How Kin Selection Works

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Author's Note: How Kin Selection Works

When talking about the "rules" of natural selection and evolution, we tend to hold ourselves separate from the rest of nature. Altruism in animals might be blindly motivated by group preservation, but self-sacrificing behavior in humans is different, right? It's moral, ethical, noble or just plain nice. But what if we're more driven by our genes than we'd like to think? What if we only act kind and selfless in order to raise our attractiveness as a mate? Evolutionary biologists have a name for that, too — reciprocal selection. I'll scratch your back if you'll scratch mine. I'll protect your nest this year, if you protect mine next year. There's no doubt that much of our behavior is an expression of our deep biological urges to survive and reproduce, but I like to think that we also have the capacity to sacrifice and serve without thought of reward, other than it feels really good.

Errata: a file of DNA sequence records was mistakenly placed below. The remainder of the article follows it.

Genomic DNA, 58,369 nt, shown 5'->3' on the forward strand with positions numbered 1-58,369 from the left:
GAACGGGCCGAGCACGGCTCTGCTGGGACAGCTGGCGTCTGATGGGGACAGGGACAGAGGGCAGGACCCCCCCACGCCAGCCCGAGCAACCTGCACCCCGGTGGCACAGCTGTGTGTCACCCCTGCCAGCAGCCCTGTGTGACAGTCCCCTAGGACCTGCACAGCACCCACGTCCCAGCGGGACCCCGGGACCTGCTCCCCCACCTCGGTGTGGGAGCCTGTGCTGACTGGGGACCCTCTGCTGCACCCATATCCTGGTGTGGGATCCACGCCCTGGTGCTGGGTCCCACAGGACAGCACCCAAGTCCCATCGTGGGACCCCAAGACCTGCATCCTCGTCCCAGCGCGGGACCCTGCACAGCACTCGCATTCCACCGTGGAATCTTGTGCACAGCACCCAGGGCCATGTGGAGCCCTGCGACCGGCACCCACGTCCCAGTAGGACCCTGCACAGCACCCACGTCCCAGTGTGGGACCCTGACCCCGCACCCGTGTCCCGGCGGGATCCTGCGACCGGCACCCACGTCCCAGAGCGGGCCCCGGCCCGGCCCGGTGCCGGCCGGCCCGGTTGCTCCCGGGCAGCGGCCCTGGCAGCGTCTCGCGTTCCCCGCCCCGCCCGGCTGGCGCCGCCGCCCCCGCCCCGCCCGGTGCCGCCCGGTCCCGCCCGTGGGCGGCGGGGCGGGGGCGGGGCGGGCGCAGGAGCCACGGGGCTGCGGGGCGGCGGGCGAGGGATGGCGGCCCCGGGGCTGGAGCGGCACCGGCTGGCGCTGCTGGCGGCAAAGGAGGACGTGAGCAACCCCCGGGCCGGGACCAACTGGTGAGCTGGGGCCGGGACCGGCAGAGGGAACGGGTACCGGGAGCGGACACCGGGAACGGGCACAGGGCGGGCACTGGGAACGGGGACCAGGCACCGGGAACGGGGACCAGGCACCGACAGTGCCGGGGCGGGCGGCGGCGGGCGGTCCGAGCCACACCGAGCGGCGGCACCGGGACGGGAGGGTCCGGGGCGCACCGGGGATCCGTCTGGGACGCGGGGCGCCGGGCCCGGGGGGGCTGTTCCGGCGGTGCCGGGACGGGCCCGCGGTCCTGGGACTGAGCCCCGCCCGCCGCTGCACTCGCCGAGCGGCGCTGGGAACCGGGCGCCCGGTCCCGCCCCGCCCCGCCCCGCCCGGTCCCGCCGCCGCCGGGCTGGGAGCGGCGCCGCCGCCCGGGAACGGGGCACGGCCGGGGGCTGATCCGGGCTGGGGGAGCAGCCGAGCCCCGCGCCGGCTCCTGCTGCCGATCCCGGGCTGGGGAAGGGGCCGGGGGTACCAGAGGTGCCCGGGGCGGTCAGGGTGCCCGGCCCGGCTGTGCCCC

Related Articles


  • Bourke, Andrew F. G. "Kin Selection." Oxford Bibliographies. March 39, 2015 (April 26, 2015)
  • Montgomery, Stephen. "Natural Selection." Christ's College, Cambridge. 2009 (April 26, 2015)
  • Neyfakh, Leon. "Where does good come from?" The Boston Globe. April 17, 2011 (April 26, 2015)
  • Okasha, Samir. "Biological Altruism." Stanford Encyclopedia of Philosophy. June 3, 2003 (April 26, 2015)
  • Rausher, Mark D. "Principles of Evolution, Lectures 11 & 12: Altruism and Kin Selection." Duke University. (April 26, 2015)

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